I had mixed feelings about the title of the book "Paint Red Hot Landscapes That Sell!" I have nothing about being successful at selling art, but it sounded too much like dozens of business books that promise you to make your first million dollar in six months. I also feared that the author would dictate his recipe to paint “by numbers” the perfect bestseller. Thankfully, the content is much more nuanced and balanced and provides sound advice that you can use to improve your painting.
Mike Svob starts with a sobering (but true) statement: “If you want to be one of those professional artists who make a living selling art, it will require a great deal of self discipline and hard work. Talent is nice, but optional.”
The book contains a number of recommendation regarding what, according to the artist, makes a painting sell:
- “People tend to prefer warmer paintings to cooler ones. It is human nature.” (Page 66)
- “As a general guide, visually transparent passages of paint are more appealing than opaque passages." (Page 69)
- “The addition of believable figures participating actively in the landscape environment has a special attraction to us as human beings. The psychology of this obviously goes very deep. Knowing this can help you make a sale.” (Page 86)
- “Larger paintings simply have more impact.” (Page 98)
The artist reviews the main elements that make a strong painting:
- Composition and direction
- Tonal map
- Colours, warm and cool.
The most interesting considerations are on colours. This is not a surprise: when you open the book, the word “colourist” comes immediately to your mind. What is more surprising is how Mike Svob came to the conclusion that he could “push the colour” any way he wanted. The paradox is that colours are not that important and therefore you can play with them without destroying the belief in reality. Here is how the painter explains it:
“We understand the world by shapes and tonal values alone. Color is not necessary. To demonstrate this is true, just look at a black and white photograph. The image has no color, yet everything makes complete sense.”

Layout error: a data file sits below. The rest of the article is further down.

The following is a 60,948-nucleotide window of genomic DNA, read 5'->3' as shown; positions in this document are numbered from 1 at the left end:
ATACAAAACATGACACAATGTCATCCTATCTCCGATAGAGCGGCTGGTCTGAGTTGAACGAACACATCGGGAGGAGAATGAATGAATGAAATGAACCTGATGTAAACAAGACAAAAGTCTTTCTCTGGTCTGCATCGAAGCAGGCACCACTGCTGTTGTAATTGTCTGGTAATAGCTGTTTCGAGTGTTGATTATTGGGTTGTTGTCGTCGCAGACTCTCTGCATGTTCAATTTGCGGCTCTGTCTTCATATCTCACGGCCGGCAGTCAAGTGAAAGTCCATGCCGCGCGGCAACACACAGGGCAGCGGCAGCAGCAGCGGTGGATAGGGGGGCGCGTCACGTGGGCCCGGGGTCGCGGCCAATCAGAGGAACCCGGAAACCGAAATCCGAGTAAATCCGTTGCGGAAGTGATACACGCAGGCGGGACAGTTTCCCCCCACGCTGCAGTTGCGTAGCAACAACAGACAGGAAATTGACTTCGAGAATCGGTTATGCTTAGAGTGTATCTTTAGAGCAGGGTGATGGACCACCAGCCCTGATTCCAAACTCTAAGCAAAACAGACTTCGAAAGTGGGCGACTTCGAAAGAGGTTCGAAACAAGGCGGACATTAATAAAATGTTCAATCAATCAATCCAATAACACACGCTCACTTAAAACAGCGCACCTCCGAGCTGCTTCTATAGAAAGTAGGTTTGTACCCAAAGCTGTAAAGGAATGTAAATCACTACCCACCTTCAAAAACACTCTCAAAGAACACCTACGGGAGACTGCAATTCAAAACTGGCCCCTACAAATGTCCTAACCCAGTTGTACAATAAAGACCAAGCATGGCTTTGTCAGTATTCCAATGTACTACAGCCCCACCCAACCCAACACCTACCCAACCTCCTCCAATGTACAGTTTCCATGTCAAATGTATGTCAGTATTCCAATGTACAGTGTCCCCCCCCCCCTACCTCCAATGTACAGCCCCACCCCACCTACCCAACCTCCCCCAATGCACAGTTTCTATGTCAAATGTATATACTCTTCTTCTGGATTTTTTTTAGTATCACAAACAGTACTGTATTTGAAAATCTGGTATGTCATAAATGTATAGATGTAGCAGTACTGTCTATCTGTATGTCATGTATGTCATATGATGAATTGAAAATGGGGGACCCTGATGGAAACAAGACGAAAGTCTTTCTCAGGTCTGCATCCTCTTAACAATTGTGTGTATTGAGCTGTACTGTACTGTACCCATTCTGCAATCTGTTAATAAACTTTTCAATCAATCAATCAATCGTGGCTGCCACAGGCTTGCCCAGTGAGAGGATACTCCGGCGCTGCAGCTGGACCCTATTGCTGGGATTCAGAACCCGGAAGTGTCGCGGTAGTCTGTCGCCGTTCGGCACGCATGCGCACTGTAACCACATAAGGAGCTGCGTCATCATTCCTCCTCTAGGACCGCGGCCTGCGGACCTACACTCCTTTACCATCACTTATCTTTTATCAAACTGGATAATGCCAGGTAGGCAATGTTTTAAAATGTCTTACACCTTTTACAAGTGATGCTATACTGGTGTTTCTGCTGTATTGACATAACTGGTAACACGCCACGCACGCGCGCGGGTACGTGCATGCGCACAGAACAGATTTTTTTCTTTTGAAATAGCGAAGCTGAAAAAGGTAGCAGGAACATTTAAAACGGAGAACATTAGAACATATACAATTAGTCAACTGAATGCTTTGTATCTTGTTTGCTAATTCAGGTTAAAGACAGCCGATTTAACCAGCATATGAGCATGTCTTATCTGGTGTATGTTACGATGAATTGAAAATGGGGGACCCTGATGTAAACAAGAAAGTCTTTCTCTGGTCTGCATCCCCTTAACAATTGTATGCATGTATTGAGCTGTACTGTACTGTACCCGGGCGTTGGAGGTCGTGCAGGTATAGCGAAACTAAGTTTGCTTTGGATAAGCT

As a result, you can allow yourself total freedom when it comes to colours: “Only use colors you like – no other”, advocates the artist. It is a fact that I was not shocked or even surprised to see Mike Svob’s landscapes with yellow, orange and even green skies. It just worked within the overall colour scheme of the paintings.
Although Mike Svob’s landscapes are realistic, his treatment is more one the graphic side of the house. You will fail as an artist if you just copy his style without adapting it to your personality. You may sell your “red hot landscapes”, but would it be you? However, there is plenty to borrow from this book in order to try new techniques and visual effects, reflects on your own paintings and venture in new directions with colours.
Details for the book
Paint Red Hot Landscapes That Sell!
Hardcover: 128 pages
Publisher: International Artist Publishing,US (Aug 2002)
Table of content
- Chapter 1 : Finding your way in art and sales
- Chapter 2 : Getting your message accross with materials and grounds
- Chapter 3 : Compelling design that makes the sales
- Chapter 4 : Putting buyers in the picture with tonal values
- Chapter 5 : Warm up your sales with the direct local color method
- Chapter 6 : Painting « must have » landscapes
- Chapter 7 : Edges – the make or break part of controlling the buyer’s attention
- Chapter 8 : Making it look good on the gallery wall
- Chapter 9 : Creating a visual feast that sells
- Chapter 10 : Gallery of bestsellers
Mike Svob lives in White Rock, British Columbia. He has been a full time artist since 1982. He has done more than 45 exhibitions and 22 large scale murals.